Store owner jailed for food hygiene offences

Store owner jailed for food hygiene offences

A Montpelier convenience store owner has been jailed for seven months after pleading guilty to eight offences under the Food Safety and Hygiene (England) Regulations 2013.

24 August 2021

Saghir Ahmed, a former director of Picton Stores Ltd, Bath Buildings, in Montpelier, who had previously been subject to a suspended prison sentence, failed to carry out basic improvements to food hygiene practices over an eleven-month period.

The store owner had previously been convicted of twelve food safety and hygiene offences in 2019 in relation to a nearby store and been subject to a court order prohibiting him from participating in the management of any food business, which he breached by running Picton Stores Ltd. However, in an attempt to evade that order, ownership of the store was transferred to his wife.

Bristol City Council environmental health officers had served hygiene improvement notices on the business, requiring a stock rotation system to be put in place and the store to be made pest-proof. 

However, council officers removed food found to be past its use-by date on several occasions, of which some was rotten. Other issues highlighted included a lack of sanitary facilities, no hot water or cleaning materials including soap for store workers, lack of staff training and the state of disrepair on the premises. 

Despite four years of repeated visitors from environmental health officers, the owners consistently refused to carry out repairs and do basic checks in what was a busy community store used regularly by a number of vulnerable people.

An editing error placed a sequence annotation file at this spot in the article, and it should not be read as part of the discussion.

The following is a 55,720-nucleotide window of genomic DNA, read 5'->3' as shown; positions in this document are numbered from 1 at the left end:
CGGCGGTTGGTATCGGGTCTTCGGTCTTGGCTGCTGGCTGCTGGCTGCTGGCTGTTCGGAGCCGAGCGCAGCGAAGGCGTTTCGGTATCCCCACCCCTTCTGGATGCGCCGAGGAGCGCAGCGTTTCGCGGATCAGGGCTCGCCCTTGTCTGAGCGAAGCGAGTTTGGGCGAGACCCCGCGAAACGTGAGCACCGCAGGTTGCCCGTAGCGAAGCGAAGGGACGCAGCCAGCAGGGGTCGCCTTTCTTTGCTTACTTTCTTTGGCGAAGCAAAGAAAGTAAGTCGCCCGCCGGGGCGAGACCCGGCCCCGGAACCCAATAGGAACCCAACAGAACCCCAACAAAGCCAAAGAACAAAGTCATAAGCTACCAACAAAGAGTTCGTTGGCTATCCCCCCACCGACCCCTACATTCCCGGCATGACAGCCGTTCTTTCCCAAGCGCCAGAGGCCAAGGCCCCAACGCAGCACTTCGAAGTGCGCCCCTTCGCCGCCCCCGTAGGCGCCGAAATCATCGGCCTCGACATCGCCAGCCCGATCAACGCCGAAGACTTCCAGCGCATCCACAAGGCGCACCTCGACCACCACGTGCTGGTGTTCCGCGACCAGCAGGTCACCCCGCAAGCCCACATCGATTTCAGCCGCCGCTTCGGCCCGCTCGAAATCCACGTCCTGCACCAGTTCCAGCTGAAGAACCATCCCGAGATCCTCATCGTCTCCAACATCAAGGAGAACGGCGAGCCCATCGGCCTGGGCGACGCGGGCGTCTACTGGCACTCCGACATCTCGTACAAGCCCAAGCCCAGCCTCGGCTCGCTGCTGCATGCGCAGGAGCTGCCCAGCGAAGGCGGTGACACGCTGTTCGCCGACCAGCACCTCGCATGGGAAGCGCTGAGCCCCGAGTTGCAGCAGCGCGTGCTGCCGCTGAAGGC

On sentencing, the judge commented that the offences Mr Ahmed was sentenced for in 2019, “…bluntly turned my stomach. Offences for this sentence similarly turn my stomach.”

Councillor Nicola Beech, cabinet member with responsibility for environmental health issues, said: “It is our duty to protect the public where sub-standard food and hygiene practices may be in operation and this case highlights a number of repeated failures to manage food safety.

“Our environmental health teams are committed to taking action where the required standards are not being met and where there is a lack of co-operation from owners.

“Since the council’s first visit in July 2017 the owner has made no progress to make improvements or protect their customers.”

Food Safety issues can be reported to Bristol City Council by email on or by telephone: 0117 922 2500. Or via the Food Standards Agency web page.

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